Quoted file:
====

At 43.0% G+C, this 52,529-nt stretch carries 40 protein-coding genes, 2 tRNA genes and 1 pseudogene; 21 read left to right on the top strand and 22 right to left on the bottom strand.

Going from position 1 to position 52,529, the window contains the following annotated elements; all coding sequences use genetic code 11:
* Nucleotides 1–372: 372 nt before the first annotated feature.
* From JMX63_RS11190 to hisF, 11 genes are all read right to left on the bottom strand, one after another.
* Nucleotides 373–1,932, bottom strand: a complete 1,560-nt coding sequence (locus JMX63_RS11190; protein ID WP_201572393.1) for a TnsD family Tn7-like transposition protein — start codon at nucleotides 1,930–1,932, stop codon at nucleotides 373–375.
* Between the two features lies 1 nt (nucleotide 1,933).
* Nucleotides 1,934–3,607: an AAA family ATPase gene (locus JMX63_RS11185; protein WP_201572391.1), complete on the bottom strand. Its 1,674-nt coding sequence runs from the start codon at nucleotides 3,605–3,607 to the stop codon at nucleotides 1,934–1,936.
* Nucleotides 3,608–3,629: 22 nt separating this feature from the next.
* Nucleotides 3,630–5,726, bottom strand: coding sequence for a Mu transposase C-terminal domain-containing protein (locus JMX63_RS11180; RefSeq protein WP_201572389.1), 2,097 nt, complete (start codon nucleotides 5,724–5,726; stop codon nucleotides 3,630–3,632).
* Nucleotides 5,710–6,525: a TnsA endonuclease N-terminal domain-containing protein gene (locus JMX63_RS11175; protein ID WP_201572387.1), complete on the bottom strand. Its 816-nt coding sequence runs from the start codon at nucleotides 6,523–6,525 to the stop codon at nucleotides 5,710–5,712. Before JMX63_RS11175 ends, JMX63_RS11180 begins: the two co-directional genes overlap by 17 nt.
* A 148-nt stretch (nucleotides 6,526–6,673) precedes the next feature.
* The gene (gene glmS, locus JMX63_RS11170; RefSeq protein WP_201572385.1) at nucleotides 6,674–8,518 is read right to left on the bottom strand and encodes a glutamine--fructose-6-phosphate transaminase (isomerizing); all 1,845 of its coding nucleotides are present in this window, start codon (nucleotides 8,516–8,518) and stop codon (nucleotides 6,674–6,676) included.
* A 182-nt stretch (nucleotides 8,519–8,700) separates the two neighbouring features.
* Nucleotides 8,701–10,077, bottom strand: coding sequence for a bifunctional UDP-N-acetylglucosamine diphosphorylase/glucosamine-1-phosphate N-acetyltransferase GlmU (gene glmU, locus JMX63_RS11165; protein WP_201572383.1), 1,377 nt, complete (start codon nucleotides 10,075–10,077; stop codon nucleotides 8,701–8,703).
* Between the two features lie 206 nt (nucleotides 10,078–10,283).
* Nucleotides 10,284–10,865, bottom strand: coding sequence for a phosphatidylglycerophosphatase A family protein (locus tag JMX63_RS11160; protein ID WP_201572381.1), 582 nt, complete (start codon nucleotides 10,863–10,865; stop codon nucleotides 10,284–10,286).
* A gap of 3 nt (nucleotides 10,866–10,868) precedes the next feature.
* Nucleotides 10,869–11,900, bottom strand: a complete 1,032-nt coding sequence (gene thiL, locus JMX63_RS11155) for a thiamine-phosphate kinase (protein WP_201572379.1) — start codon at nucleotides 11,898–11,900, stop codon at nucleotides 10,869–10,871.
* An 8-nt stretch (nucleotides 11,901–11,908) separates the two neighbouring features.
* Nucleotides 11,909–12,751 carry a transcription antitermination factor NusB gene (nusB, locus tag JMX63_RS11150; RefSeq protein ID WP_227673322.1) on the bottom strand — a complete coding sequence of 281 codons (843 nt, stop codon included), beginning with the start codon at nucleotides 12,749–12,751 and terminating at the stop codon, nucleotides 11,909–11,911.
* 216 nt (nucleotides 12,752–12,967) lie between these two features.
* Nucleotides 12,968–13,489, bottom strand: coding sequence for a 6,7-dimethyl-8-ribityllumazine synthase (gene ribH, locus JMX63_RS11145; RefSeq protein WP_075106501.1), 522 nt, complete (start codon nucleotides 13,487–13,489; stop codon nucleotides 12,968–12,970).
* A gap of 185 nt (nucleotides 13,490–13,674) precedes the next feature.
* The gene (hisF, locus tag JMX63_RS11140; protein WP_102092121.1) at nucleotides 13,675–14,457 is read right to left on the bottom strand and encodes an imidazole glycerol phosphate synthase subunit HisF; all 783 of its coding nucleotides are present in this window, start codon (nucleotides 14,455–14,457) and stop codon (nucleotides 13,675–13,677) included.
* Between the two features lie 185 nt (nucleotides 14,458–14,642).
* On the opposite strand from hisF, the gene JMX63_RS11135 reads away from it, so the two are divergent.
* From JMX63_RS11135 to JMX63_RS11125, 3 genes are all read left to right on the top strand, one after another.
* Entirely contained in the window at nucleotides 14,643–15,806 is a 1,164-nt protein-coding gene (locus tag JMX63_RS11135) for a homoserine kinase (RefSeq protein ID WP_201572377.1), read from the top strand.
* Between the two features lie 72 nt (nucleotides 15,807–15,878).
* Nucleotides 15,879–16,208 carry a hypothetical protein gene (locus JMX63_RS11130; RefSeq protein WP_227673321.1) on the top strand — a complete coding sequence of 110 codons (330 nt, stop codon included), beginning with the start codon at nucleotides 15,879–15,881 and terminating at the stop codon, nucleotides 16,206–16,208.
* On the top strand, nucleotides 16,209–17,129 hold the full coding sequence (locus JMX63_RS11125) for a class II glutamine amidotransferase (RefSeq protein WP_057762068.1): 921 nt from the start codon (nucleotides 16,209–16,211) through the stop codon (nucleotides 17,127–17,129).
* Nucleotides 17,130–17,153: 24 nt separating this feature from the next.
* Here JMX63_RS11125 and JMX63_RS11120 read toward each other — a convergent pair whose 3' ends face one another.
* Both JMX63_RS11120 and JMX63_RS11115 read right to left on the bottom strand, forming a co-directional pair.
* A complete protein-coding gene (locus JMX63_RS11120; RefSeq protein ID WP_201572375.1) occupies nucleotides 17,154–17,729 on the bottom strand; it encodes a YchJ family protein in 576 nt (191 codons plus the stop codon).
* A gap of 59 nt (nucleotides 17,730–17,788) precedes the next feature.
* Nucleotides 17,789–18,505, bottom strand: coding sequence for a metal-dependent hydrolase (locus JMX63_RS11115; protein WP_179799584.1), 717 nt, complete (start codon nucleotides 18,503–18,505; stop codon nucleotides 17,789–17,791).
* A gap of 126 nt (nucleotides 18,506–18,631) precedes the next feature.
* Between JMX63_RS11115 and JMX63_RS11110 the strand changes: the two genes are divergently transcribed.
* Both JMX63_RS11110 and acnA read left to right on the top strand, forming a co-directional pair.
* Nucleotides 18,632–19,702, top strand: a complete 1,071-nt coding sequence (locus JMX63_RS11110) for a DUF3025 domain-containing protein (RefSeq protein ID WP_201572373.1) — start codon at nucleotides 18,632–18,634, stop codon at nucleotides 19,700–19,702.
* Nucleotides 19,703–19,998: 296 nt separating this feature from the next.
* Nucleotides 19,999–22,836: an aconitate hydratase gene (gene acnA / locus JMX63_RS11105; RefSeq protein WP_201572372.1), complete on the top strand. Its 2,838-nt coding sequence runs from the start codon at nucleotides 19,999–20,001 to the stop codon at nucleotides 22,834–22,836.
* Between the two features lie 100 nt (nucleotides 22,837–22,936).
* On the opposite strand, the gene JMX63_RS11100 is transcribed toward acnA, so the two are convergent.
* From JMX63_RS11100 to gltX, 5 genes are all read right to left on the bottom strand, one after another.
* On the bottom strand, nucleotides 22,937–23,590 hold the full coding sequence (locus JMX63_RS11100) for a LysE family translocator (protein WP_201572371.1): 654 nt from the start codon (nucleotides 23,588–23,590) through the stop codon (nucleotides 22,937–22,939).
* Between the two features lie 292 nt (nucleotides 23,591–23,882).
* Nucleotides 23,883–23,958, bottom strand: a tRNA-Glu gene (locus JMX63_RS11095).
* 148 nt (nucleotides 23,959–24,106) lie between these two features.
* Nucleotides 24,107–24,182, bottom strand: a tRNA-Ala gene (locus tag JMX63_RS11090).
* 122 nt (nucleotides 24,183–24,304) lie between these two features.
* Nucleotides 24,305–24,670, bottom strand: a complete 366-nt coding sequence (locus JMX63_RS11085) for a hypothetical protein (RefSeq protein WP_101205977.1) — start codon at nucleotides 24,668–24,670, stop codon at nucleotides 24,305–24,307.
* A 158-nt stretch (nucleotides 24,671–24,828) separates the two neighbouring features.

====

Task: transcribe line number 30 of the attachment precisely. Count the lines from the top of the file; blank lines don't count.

* Nucleotides 15,879–16,208 carry a hypothetical protein gene (locus JMX63_RS11130; RefSeq protein WP_227673321.1) on the top strand — a complete coding sequence of 110 codons (330 nt, stop codon included), beginning with the start codon at nucleotides 15,879–15,881 and terminating at the stop codon, nucleotides 16,206–16,208.